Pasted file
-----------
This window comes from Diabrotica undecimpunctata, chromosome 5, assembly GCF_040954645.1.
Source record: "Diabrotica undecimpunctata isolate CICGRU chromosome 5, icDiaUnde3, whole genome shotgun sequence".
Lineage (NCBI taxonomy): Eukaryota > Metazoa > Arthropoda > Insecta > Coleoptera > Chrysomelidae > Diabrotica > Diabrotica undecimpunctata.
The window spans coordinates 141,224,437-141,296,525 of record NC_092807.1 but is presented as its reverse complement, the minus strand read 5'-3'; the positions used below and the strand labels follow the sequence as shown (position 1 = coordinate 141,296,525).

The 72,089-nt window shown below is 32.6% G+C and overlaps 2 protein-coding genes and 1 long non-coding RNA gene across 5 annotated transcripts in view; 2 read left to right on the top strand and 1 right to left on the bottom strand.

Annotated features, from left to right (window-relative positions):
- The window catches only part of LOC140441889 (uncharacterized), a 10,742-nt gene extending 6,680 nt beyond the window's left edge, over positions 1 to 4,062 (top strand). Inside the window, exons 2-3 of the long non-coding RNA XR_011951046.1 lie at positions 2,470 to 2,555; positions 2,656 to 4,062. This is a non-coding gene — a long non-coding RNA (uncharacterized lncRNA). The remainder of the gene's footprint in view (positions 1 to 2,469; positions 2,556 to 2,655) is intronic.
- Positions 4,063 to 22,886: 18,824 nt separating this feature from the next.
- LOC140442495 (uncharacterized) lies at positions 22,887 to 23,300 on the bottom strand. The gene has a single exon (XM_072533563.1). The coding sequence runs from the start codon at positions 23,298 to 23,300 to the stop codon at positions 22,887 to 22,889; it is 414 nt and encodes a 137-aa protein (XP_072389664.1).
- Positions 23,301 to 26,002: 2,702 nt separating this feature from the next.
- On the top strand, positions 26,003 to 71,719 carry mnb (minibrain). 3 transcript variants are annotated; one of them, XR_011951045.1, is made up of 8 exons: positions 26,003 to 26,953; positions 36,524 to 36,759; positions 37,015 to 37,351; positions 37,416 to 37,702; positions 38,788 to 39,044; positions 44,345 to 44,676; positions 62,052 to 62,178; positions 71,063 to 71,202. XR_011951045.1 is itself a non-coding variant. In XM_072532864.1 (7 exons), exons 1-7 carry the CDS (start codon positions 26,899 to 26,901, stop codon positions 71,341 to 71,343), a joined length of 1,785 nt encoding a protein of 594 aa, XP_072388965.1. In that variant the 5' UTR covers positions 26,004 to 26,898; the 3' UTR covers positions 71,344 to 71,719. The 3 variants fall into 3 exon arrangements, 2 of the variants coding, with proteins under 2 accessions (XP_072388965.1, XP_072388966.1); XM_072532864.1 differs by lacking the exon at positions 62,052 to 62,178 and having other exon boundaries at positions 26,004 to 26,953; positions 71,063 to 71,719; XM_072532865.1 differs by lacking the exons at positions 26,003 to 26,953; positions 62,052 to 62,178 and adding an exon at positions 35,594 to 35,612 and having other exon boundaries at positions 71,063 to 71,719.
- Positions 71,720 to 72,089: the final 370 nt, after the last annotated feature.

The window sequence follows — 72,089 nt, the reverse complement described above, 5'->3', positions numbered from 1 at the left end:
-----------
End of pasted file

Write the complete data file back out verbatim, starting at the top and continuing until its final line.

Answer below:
This window comes from Diabrotica undecimpunctata, chromosome 5, assembly GCF_040954645.1.
Source record: "Diabrotica undecimpunctata isolate CICGRU chromosome 5, icDiaUnde3, whole genome shotgun sequence".
Lineage (NCBI taxonomy): Eukaryota > Metazoa > Arthropoda > Insecta > Coleoptera > Chrysomelidae > Diabrotica > Diabrotica undecimpunctata.
The window spans coordinates 141,224,437-141,296,525 of record NC_092807.1 but is presented as its reverse complement, the minus strand read 5'-3'; the positions used below and the strand labels follow the sequence as shown (position 1 = coordinate 141,296,525).

The 72,089-nt window shown below is 32.6% G+C and overlaps 2 protein-coding genes and 1 long non-coding RNA gene across 5 annotated transcripts in view; 2 read left to right on the top strand and 1 right to left on the bottom strand.

Annotated features, from left to right (window-relative positions):
- The window catches only part of LOC140441889 (uncharacterized), a 10,742-nt gene extending 6,680 nt beyond the window's left edge, over positions 1 to 4,062 (top strand). Inside the window, exons 2-3 of the long non-coding RNA XR_011951046.1 lie at positions 2,470 to 2,555; positions 2,656 to 4,062. This is a non-coding gene — a long non-coding RNA (uncharacterized lncRNA). The remainder of the gene's footprint in view (positions 1 to 2,469; positions 2,556 to 2,655) is intronic.
- Positions 4,063 to 22,886: 18,824 nt separating this feature from the next.
- LOC140442495 (uncharacterized) lies at positions 22,887 to 23,300 on the bottom strand. The gene has a single exon (XM_072533563.1). The coding sequence runs from the start codon at positions 23,298 to 23,300 to the stop codon at positions 22,887 to 22,889; it is 414 nt and encodes a 137-aa protein (XP_072389664.1).
- Positions 23,301 to 26,002: 2,702 nt separating this feature from the next.
- On the top strand, positions 26,003 to 71,719 carry mnb (minibrain). 3 transcript variants are annotated; one of them, XR_011951045.1, is made up of 8 exons: positions 26,003 to 26,953; positions 36,524 to 36,759; positions 37,015 to 37,351; positions 37,416 to 37,702; positions 38,788 to 39,044; positions 44,345 to 44,676; positions 62,052 to 62,178; positions 71,063 to 71,202. XR_011951045.1 is itself a non-coding variant. In XM_072532864.1 (7 exons), exons 1-7 carry the CDS (start codon positions 26,899 to 26,901, stop codon positions 71,341 to 71,343), a joined length of 1,785 nt encoding a protein of 594 aa, XP_072388965.1. In that variant the 5' UTR covers positions 26,004 to 26,898; the 3' UTR covers positions 71,344 to 71,719. The 3 variants fall into 3 exon arrangements, 2 of the variants coding, with proteins under 2 accessions (XP_072388965.1, XP_072388966.1); XM_072532864.1 differs by lacking the exon at positions 62,052 to 62,178 and having other exon boundaries at positions 26,004 to 26,953; positions 71,063 to 71,719; XM_072532865.1 differs by lacking the exons at positions 26,003 to 26,953; positions 62,052 to 62,178 and adding an exon at positions 35,594 to 35,612 and having other exon boundaries at positions 71,063 to 71,719.
- Positions 71,720 to 72,089: the final 370 nt, after the last annotated feature.

The window sequence follows — 72,089 nt, the reverse complement described above, 5'->3', positions numbered from 1 at the left end: